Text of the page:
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I have to keep the original file since thie file is used by an application say Glassfish. If i remove or move it even create a new one with same name, Application does not write its output –  mmc18 Jun 29 '12 at 13:11
    
@mmc18 That means that the application still has the file open, and it's quite possible it might continue appending to the mved file, even though the name is different (in which case your approach in the original question might also not work as expected). If you truly want to avoid losing any entries, you'll have to shut down the app, then mv/cp/touch as necessary, then restart the app. Or use logrotate to do it automatically for you on a scheduled basis. –  twalberg Jun 29 '12 at 13:23
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After that you can use touch command to make sure

command3: #touch server.log
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You can use those command in tandem: cp oldFile newFile; cat '' >> oldFile
cp copy your file. The second command, that is executed afert the first, is use for overwriting the original file

Obviously if your "program" (or script) that will run once you copy the content of old file into new one, open the file in write (and not in write and append) the second command isn't necessary.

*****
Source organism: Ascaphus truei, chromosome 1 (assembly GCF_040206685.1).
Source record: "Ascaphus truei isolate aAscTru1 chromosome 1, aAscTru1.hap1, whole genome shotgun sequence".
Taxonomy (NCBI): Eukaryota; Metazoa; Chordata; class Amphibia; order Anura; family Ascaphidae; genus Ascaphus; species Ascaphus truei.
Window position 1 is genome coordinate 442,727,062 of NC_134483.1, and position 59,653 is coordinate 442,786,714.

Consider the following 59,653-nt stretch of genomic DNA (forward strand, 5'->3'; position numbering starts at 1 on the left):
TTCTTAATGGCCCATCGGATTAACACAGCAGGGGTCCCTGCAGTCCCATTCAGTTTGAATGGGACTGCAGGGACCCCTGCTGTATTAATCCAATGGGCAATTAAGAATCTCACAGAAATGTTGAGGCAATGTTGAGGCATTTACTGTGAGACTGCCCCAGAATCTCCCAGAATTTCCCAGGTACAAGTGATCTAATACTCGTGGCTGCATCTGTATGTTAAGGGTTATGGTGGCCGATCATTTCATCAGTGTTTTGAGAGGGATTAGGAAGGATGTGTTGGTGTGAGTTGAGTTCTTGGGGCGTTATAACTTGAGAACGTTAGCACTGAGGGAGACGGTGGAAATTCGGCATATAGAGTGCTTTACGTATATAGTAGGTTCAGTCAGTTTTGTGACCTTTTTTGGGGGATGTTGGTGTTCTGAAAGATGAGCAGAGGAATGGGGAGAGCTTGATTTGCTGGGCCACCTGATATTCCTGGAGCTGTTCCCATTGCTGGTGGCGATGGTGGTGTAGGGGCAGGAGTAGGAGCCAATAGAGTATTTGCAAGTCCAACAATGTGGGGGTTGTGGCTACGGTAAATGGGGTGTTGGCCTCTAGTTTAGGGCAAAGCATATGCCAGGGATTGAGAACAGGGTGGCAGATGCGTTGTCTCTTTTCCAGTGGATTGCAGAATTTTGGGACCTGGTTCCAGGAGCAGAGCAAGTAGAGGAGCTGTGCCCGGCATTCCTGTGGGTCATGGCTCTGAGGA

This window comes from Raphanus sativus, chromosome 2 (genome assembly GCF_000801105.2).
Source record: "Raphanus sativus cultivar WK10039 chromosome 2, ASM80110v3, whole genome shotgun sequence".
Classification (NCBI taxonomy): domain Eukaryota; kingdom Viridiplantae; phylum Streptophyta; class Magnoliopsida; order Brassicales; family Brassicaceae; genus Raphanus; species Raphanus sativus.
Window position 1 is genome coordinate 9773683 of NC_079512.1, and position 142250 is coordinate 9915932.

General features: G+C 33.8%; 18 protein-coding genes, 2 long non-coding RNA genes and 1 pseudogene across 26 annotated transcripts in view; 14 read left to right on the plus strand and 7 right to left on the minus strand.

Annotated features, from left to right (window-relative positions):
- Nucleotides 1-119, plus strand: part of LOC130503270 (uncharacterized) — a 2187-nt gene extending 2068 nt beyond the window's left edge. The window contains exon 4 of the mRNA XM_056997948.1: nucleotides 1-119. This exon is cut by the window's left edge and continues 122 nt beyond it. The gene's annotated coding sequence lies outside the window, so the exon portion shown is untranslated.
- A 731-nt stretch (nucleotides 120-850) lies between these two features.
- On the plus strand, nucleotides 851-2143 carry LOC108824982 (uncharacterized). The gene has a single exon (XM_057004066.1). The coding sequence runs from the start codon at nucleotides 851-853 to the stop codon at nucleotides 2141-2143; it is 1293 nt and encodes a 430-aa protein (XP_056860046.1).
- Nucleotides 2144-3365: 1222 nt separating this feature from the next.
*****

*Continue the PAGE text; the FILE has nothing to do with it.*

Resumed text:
Moreover for >> redirection, you have to verify that the noclobber option is setted to "off" (1)

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I have to keep the orojinal file since thie file is used by an application say Glassfish. If i remove it even create a new one with same name, Application does not write its output. –  mmc18 Jun 29 '12 at 13:10
    
@Levon : now is ok –  DonCallisto Jun 29 '12 at 13:13
    
@mmc18 take a look to my update –  DonCallisto Jun 29 '12 at 13:14
    
cat '' >> oldFile appends nothing to oldFile. cat (obviously) fails to open the nameless file, so nothing is appended. echo -n '' > oldFile would empty oldFile. –  Cobra_Fast Aug 9 '12 at 10:40
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Here is a simple C application that will (probably) do what you want:

#include <stdlib.h>
#include <stdio.h>
#include <sys/file.h>

void main (int argc, char** argv)
{
    if (argc != 2)
        exit(1);

    FILE* fi = fopen(argv[1], "rb+");
    FILE* fo = fopen(argv[2], "wb");

    if (fi != NULL && fo != NULL && flock(fi, LOCK_EX) == 0)
    {
        while (feof(fi) == 0)
        {
            char* buf = malloc(4096);
            int bRead = 0;
            bRead = fread(buf, 1, 4096, fi);
            fwrite(buf, 1, bRead, fo);
        }

        frewind(fi);
        fputc(10, fi);

        flock(fi, LOCK_UN);
        fclose(fi);
        fclose(fo);
    }
else exit(1);

exit(0);
}

Call like: ./a.out oldfile newfile

Warning: I have not actually tested this code, be sure to do some testing before you use this for any kind of important work.

Alternatively, you could also try something with the shell-tool flock: http://linux.die.net/man/1/flock